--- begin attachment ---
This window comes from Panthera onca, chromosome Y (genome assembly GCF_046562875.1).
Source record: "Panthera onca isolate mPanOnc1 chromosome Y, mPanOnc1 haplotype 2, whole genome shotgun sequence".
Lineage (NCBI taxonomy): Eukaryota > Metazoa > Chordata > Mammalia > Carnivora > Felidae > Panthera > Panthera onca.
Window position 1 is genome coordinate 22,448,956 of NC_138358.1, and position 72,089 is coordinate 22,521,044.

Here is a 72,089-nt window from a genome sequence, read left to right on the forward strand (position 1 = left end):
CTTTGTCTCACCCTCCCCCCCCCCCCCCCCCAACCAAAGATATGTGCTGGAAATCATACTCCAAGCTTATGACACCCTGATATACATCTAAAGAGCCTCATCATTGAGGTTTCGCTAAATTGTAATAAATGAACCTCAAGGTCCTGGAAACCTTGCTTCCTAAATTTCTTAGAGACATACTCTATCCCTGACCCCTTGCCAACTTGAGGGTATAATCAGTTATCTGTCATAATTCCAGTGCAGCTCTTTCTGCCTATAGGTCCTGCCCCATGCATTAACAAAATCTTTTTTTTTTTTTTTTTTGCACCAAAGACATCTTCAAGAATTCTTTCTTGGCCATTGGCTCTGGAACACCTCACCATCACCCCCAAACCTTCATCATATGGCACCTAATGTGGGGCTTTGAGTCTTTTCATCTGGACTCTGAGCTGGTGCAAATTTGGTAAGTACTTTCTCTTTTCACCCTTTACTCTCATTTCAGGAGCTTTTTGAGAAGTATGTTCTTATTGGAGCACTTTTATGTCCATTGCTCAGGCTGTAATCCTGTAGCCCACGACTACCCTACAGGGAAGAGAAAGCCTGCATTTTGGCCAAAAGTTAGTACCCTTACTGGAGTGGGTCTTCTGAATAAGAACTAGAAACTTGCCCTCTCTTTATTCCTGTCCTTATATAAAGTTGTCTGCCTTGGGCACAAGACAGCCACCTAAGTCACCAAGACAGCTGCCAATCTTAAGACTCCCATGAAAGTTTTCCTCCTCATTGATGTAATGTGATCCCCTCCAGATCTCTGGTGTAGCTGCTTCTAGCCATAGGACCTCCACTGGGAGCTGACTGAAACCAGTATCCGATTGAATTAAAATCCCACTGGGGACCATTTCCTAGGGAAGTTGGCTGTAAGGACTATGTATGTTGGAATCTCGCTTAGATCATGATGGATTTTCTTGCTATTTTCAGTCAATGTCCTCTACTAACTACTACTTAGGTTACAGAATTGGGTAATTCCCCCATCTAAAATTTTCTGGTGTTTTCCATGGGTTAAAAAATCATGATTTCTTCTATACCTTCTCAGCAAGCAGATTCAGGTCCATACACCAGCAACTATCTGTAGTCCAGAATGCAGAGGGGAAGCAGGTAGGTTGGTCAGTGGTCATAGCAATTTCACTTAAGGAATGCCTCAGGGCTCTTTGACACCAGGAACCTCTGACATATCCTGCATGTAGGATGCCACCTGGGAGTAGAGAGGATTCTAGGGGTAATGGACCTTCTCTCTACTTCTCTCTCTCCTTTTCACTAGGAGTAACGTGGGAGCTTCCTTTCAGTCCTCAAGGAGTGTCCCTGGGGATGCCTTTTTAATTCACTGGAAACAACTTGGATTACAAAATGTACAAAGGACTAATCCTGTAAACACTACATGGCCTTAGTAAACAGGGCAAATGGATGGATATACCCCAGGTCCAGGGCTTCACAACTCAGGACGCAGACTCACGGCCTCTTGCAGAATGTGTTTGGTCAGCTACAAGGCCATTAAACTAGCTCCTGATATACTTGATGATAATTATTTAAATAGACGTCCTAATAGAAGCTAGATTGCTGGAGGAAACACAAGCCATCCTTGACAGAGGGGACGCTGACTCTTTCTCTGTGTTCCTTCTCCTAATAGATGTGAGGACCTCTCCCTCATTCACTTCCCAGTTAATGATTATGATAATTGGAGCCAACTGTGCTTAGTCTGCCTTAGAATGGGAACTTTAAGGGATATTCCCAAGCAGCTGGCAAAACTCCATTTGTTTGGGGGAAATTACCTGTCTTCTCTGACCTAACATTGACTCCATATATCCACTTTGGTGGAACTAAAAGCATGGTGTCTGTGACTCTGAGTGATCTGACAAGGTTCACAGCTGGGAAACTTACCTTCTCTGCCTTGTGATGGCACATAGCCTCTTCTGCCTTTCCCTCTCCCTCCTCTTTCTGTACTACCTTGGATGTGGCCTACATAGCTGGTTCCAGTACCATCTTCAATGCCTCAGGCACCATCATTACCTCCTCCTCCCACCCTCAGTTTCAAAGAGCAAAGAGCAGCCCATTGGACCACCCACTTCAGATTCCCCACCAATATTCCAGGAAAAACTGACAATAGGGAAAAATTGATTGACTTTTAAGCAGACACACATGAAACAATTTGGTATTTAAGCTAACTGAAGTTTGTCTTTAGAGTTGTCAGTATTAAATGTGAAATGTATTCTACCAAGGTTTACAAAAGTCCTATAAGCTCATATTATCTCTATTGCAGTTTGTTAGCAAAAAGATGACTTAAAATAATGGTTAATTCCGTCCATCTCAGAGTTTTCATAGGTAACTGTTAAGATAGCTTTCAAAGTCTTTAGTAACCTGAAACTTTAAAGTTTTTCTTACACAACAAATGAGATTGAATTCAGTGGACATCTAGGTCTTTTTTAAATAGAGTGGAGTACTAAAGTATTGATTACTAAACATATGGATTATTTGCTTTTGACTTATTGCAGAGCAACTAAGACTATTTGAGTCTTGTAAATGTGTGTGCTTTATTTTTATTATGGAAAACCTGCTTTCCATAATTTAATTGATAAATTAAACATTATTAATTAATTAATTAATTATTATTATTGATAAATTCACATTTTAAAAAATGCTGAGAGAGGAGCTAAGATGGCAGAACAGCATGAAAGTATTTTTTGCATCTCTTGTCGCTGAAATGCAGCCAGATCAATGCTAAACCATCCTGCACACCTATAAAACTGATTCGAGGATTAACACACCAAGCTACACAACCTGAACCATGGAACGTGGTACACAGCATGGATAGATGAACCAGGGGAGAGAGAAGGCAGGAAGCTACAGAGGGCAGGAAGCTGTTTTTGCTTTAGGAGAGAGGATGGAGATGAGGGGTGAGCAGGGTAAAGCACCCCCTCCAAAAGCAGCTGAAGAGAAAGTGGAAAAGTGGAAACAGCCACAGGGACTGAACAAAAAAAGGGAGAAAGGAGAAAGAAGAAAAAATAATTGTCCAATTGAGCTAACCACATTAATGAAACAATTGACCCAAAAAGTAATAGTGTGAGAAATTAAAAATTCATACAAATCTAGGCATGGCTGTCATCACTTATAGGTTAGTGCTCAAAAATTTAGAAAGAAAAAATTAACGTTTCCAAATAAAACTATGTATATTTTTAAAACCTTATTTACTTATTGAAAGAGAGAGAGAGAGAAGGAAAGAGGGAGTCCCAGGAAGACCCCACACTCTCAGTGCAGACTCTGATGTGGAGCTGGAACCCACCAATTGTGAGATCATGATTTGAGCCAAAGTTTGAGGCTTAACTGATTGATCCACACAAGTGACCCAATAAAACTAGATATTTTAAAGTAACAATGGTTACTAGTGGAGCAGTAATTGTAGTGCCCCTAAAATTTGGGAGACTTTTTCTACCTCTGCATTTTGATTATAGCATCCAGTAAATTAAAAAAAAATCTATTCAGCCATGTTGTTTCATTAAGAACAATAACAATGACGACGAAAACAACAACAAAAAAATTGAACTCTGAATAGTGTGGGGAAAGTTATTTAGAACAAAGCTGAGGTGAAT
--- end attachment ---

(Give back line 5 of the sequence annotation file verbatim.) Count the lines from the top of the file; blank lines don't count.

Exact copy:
Here is a 72,089-nt window from a genome sequence, read left to right on the forward strand (position 1 = left end):